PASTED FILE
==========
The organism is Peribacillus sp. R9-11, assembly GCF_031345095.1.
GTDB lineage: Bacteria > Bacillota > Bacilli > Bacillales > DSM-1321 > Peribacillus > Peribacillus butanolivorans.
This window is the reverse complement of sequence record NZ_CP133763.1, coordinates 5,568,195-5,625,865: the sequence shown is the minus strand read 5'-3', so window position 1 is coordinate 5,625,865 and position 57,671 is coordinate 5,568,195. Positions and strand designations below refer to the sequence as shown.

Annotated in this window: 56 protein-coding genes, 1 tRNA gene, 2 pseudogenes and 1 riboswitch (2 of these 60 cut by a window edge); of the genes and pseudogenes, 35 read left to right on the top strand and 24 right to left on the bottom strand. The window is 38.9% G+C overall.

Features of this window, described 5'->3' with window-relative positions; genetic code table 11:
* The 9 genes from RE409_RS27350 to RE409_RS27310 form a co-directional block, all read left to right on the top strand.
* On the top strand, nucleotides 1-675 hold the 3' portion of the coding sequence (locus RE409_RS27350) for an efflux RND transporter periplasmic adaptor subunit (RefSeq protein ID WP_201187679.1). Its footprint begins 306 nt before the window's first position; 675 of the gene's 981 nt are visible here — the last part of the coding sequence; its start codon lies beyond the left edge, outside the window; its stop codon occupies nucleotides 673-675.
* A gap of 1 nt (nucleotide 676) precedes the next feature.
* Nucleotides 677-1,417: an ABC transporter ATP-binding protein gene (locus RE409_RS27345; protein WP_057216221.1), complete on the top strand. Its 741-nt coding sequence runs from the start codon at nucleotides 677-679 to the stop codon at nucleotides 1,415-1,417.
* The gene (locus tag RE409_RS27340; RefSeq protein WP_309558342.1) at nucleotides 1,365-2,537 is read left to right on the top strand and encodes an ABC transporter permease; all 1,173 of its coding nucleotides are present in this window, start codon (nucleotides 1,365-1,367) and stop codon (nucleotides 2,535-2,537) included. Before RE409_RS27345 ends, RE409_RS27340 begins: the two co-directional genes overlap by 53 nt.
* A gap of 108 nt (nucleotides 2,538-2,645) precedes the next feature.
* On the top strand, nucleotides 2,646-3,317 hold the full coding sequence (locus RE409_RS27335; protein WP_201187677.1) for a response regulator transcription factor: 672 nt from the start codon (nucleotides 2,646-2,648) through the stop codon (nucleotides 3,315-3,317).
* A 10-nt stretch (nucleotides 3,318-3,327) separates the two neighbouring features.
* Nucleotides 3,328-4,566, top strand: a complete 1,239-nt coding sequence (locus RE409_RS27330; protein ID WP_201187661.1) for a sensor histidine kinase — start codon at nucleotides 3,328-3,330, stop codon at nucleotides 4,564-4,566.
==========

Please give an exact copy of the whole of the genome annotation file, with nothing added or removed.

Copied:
The organism is Peribacillus sp. R9-11, assembly GCF_031345095.1.
GTDB lineage: Bacteria > Bacillota > Bacilli > Bacillales > DSM-1321 > Peribacillus > Peribacillus butanolivorans.
This window is the reverse complement of sequence record NZ_CP133763.1, coordinates 5,568,195-5,625,865: the sequence shown is the minus strand read 5'-3', so window position 1 is coordinate 5,625,865 and position 57,671 is coordinate 5,568,195. Positions and strand designations below refer to the sequence as shown.

Annotated in this window: 56 protein-coding genes, 1 tRNA gene, 2 pseudogenes and 1 riboswitch (2 of these 60 cut by a window edge); of the genes and pseudogenes, 35 read left to right on the top strand and 24 right to left on the bottom strand. The window is 38.9% G+C overall.

Features of this window, described 5'->3' with window-relative positions; genetic code table 11:
* The 9 genes from RE409_RS27350 to RE409_RS27310 form a co-directional block, all read left to right on the top strand.
* On the top strand, nucleotides 1-675 hold the 3' portion of the coding sequence (locus RE409_RS27350) for an efflux RND transporter periplasmic adaptor subunit (RefSeq protein ID WP_201187679.1). Its footprint begins 306 nt before the window's first position; 675 of the gene's 981 nt are visible here — the last part of the coding sequence; its start codon lies beyond the left edge, outside the window; its stop codon occupies nucleotides 673-675.
* A gap of 1 nt (nucleotide 676) precedes the next feature.
* Nucleotides 677-1,417: an ABC transporter ATP-binding protein gene (locus RE409_RS27345; protein WP_057216221.1), complete on the top strand. Its 741-nt coding sequence runs from the start codon at nucleotides 677-679 to the stop codon at nucleotides 1,415-1,417.
* The gene (locus tag RE409_RS27340; RefSeq protein WP_309558342.1) at nucleotides 1,365-2,537 is read left to right on the top strand and encodes an ABC transporter permease; all 1,173 of its coding nucleotides are present in this window, start codon (nucleotides 1,365-1,367) and stop codon (nucleotides 2,535-2,537) included. Before RE409_RS27345 ends, RE409_RS27340 begins: the two co-directional genes overlap by 53 nt.
* A gap of 108 nt (nucleotides 2,538-2,645) precedes the next feature.
* On the top strand, nucleotides 2,646-3,317 hold the full coding sequence (locus RE409_RS27335; protein WP_201187677.1) for a response regulator transcription factor: 672 nt from the start codon (nucleotides 2,646-2,648) through the stop codon (nucleotides 3,315-3,317).
* A 10-nt stretch (nucleotides 3,318-3,327) separates the two neighbouring features.
* Nucleotides 3,328-4,566, top strand: a complete 1,239-nt coding sequence (locus RE409_RS27330; protein ID WP_201187661.1) for a sensor histidine kinase — start codon at nucleotides 3,328-3,330, stop codon at nucleotides 4,564-4,566.